Wilbur Sasser, a man who inspired Havelock High School athletes on the football field and in the classroom for more than two decades, died on Saturday. He was 68.
Sasser coached Havelock football for 24 years from 1979 to 2003 after spending time as head coach at Hobbton High School. His overall career record was 226-100-2 and he is Havelock's all-time winningest football coach with a 207-76-2 record.
"He was just a great motivator and inspirer," said current Havelock High coach Caleb King, who played for Sasser from 1998 to 2001. "We all felt invincible playing for him and we were scared, not of him, but scared to disappoint him because we loved him."
King said much of Havelock's recent success, including three consecutive state titles from 2011 to 2013, is a credit to the foundation Sasser built.
"Coach created a culture of toughness that enabled us to have a swagger about us. It wasn't called that then but it is definitely what it was," King said. "I don't think he got enough credit for what he did defensively and how good his teams were on that side of the ball. He knew how to teach it and what kind of players he wanted and had to have."
Sasser never won a state title of his own, coming close in 1986 but losing in the title game to Shelby High School. He did have six teams go undefeated through the regular season, won 11 Coastal Conference championships and one 4A Big East conference title. The football field at the high school is named in his honor.
Even though he retired in 2003, he remained a big supporter of the program and continued to attend games on Friday nights. He also volunteered to coach Havelock Pop Warner football teams.
He was born in Goldsboro and played offensive line for the East Carolina University Pirates from 1967 to 1970. After graduating from East Carolina in 1971, he became an assistant coach on Havelock's state title team in 1971 that went undefeated. He later became head coach at Hobbton before returning to Havelock High as the head coach in 1979. Sasser was a 1998 Shrine Bowl of the Carolinas assistant coach and a 1988 East-West All-Star Game assistant.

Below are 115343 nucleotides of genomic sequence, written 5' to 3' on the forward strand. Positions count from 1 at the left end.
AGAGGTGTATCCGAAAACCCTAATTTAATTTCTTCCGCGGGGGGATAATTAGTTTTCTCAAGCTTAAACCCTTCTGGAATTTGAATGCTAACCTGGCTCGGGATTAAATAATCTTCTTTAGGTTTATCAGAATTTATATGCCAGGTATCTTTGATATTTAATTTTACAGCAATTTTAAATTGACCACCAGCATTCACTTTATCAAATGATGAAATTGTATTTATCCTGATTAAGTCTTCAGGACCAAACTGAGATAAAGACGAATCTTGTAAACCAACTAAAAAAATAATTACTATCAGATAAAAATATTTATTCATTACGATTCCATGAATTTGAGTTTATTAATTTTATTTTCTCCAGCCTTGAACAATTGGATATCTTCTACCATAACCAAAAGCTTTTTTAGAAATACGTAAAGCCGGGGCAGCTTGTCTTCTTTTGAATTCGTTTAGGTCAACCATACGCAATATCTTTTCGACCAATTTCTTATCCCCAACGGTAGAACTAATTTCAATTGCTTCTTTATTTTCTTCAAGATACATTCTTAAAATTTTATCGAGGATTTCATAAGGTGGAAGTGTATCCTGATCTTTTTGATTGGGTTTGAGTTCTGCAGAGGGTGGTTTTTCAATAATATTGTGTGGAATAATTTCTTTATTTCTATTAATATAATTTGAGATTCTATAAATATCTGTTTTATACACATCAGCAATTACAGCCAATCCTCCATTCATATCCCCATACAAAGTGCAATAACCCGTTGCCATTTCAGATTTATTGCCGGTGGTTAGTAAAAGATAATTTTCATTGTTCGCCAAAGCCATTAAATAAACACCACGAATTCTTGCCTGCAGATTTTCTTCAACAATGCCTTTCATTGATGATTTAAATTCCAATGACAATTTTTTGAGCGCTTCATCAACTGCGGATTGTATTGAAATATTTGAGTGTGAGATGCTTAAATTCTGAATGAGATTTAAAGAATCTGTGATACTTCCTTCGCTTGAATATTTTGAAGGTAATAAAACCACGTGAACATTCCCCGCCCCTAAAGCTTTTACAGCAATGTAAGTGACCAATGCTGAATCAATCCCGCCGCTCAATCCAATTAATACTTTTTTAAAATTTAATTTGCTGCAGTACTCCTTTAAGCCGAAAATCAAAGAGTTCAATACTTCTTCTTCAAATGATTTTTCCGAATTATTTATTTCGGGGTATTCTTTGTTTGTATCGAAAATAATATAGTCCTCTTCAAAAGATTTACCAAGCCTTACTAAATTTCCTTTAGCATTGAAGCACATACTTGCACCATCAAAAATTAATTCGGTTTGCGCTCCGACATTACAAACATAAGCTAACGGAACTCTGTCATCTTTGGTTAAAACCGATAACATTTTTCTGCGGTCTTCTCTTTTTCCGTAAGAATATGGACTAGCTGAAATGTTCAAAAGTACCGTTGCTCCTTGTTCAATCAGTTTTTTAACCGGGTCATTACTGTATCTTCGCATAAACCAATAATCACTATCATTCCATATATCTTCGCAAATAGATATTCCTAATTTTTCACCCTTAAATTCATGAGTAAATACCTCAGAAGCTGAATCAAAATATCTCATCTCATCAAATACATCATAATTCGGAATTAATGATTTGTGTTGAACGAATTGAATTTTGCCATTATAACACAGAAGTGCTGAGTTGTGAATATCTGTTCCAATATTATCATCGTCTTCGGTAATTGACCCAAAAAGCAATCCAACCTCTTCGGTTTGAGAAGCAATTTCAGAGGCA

Sasser also coached wrestling, including several state champions. He taught driver's education, and in retirement, served as a substitute teacher at Havelock High.
Not only did Sasser have the respect of his players, he also had the respect of opposing coaches. Former West Craven High head coach Clay Jordan and Sasser were competitors on Friday nights but friends every other day of the week.
"He was a true friend to me," Jordan said. "I'll think about times we had together the rest of my life. We'd talk on the phone every week except the week we played each other. We played golf together and we rode to the coaching clinic each year together."
Jordan said they motivated each other and made each other better.
"I mean we'd want to beat each other so bad the nights we were going against each other, there was nobody I'd rather beat and vice-versa," he said. "Because I knew if I lost to him, I had to hear about it for a whole year."
Jordan, who is known for his offensive schemes and prowess, echoed King's claims of Sasser's defensive knowledge.
"Wilbur would downplay his football knowledge and play dumb about it, but nobody should have ever let him fool them," he said. "He was smart enough to understand that back then, nobody really threw the ball much and so he would make you do it to beat him. His mindset was 'you're not going to run the ball against me.'"
New Bern head coach Bobby Curlings, growing up and playing his football in Bertie County, had an older brother that coached with Sasser and says Sasser was one of the names in N.C. high school football he knew before he met the man.
As Curlings got older and became the Bears' coach, going against Havelock each year, he got to know Sasser even better because Sasser rarely ever missed a game, even after his coaching days were through.
"Playing against (Sasser's) teams, there was no doubt you were going to get a tough, well-coached, structured and disciplined team," Curlings said. "He was a very fierce competitor but as fierce as he was, he was as nice of a guy."
His former players took to social media to mourn their coach.
"God bless. I still practice life long lessons coach Sasser taught me," posted Ron Lundy, who played for Sasser in the early 1980s.
Steven Daub, who also played for Sasser, posted "RIP my coach, we'll get those Shelby Lions in heaven one day!"
Jordan Honeycutt can be reached at 252-635-5670 or at firstname.lastname@example.org.